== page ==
Your browser is not fully supported. Please upgrade your browser.

Skip to main content
Textile Innovation

Shoes with news

As it turns out, nature’s miracle fibre – wool – can help us to move faster, more lightly and stay cool during peak performance.

The use of wool in textiles dates back to around 1500 BC, making wool one of the oldest natural fibres in existence. And yet despite its extensive history, designers and manufacturers continue to innovate, diversifying its use at the same time as refining its inherent properties. Merino wool is a natural wonder: it is soft to the touch, yet hardwearing; its high breathability and absorbency allow it to perfectly regulate the body’s temperature. It stands to reason, then, that Merino can still be found in wardrobes the world over, even in the form of shoes. 

(Left) Zegna TechMerino wool sneaker. (Right) Adidas Ultra BOOST wool sneaker.

Thanks to our more active lifestyles and casual approach to dressing, runners are undoubtedly one of the most popular items in today's global market. New Zealand-born, San Francisco-based brand Allbirds are taking them to new levels of comfort and functionality by crafting them from Merino wool. Milled in Italy, assembled in Korea, and adhering to strict ethical and sustainability standards (the materials bear a carbon footprint 60% per cent smaller than synthetics), Allbirds runners are simple in design – free of logos and unnecessary details – and have been dubbed the most comfortable runners in the world.

The success of wool in sneakers lies not only in the fibre’s natural properties, but also in its ability to be constructed in a way that aids performance. For example, melting yarn together and three-dimensional knitting, the entire upper can be free of cutting and sewing. Comfortable for wearing next to skin by using a 100 per cent Merino wool yarn as an inner surface layer, the latest spinning technology helps to knit the fabric onto the outer face of the shoes' upper, enhancing the abrasion resistance.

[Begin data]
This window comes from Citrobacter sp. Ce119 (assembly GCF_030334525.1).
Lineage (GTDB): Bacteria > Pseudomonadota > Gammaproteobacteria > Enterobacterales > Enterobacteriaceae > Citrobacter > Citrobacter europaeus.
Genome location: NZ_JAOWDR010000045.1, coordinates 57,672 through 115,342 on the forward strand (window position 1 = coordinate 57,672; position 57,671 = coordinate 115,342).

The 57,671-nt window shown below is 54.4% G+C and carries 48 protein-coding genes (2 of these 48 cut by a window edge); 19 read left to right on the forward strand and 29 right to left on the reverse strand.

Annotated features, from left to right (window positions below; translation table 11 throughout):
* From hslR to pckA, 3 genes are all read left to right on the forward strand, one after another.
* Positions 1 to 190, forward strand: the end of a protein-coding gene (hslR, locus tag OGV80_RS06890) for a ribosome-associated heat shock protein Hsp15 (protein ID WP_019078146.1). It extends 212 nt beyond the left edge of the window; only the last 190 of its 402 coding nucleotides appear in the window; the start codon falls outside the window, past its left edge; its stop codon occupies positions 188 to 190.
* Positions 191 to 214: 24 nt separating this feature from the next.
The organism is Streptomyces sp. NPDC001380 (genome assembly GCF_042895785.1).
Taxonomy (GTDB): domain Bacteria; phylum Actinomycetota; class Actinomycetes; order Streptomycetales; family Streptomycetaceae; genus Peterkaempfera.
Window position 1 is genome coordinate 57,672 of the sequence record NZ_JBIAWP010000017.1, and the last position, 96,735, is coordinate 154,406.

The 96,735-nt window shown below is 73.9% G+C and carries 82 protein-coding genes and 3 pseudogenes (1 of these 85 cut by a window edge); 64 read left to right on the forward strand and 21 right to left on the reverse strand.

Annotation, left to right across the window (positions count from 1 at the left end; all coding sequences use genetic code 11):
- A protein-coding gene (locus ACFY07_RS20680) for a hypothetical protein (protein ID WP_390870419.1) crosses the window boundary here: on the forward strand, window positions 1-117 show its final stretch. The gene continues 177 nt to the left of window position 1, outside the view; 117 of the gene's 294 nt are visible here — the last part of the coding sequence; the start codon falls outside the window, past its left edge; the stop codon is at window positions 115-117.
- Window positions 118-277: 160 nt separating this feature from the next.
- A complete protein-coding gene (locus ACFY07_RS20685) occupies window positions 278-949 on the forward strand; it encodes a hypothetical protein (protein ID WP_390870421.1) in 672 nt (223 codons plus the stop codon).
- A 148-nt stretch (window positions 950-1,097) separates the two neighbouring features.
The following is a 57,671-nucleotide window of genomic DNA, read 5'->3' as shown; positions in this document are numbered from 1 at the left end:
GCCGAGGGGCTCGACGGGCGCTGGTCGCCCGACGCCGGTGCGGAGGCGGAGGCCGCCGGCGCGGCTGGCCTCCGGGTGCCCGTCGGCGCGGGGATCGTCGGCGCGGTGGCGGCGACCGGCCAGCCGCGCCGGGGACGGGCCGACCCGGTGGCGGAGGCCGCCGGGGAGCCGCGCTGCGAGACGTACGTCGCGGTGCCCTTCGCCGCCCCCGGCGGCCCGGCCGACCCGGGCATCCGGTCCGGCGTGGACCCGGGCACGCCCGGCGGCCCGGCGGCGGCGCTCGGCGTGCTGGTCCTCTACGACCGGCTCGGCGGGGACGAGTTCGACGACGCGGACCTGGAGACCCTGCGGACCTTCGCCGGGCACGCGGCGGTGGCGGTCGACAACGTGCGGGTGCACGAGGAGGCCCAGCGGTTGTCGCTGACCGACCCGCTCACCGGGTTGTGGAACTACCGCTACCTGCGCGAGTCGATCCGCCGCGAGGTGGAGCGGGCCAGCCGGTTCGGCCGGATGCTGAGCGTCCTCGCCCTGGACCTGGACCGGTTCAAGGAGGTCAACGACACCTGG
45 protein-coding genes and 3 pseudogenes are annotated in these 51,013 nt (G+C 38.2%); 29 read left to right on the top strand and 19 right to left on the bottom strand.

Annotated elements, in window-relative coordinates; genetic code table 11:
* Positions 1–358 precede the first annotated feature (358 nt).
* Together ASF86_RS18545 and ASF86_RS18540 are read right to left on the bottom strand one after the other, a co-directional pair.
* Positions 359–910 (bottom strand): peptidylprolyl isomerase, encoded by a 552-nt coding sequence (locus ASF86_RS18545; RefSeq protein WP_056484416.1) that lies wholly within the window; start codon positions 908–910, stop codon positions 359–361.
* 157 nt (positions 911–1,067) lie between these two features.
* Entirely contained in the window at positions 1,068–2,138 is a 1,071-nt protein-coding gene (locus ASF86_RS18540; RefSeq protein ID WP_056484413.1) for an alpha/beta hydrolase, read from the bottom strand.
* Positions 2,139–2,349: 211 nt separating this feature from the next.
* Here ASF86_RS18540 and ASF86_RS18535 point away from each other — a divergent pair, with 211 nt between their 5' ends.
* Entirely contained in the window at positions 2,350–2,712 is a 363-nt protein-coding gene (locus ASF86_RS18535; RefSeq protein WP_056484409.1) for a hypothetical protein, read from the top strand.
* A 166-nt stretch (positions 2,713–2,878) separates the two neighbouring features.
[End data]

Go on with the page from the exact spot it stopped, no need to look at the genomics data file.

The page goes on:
Adaptive, innovative and energetic are three words used by Adidas Senior Director of Running Apparel and Customisation Craig Vanderoef to describe what Adidas calls the greatest wool-made running shoe ever: Ultra BOOST. The state-of-the-art ARAMIS testing system – also used by top engineering institutions such as NASA, Boeing and Audi – was used to measure the movement and expansion of a runner’s foot and ensure Ultra BOOST provides a full adaptive running experience.

“This was achieved through its Adidas Primeknit upper and innovative Stretch Web outsole to complement the unrivalled Energy Return of its BOOST midsole,” explains Vanderoef. “A runner’s foot can remarkably expand up to 10 mm or more in width while running. When restrained, this expansion can cause severe discomfort, friction and the leading injury in running, blisters. Unlike other leading knit technologies the innovative Adidas PRIMEKNIT pattern of Ultra BOOST provides comfortable support in less expansive areas of the foot and adaptive stretch where it’s needed to deliver maximum comfort.” Available in eight colours for women and five for men, Ultra BOOST is available online and in Adidas stores across the world. The innovative running shoe taps in to the natural properties of wool, including natural elasticity, breathability and the all-important resistance to odour.

Italian luxury brand Ermenegildo Zegna’s best-selling sneaker is the Sprinter 300, a shoe made from its patented Tech-Merino fabric. Zegna notes that the material ensures that the wearer’s feet never become too hot or cold, thanks to its breathability, and that the material’s lightness makes the sneaker exceptionally comfortable, and helps you to stay lighter on your feet. Zegna’s TechMerino is crafted through an advanced process and is used throughout much of its casual and active collections, such is the diversity and adaptability of the material. 

Mitchell Oakley Smith is The Woolmark Company’s Global Content & Creative Manager. His writing has appeared in Architectural Digest, Belle, GQ, Harper’s Bazaar, Interview, The Australian and Vogue, and he is the author of five books on art, fashion and design.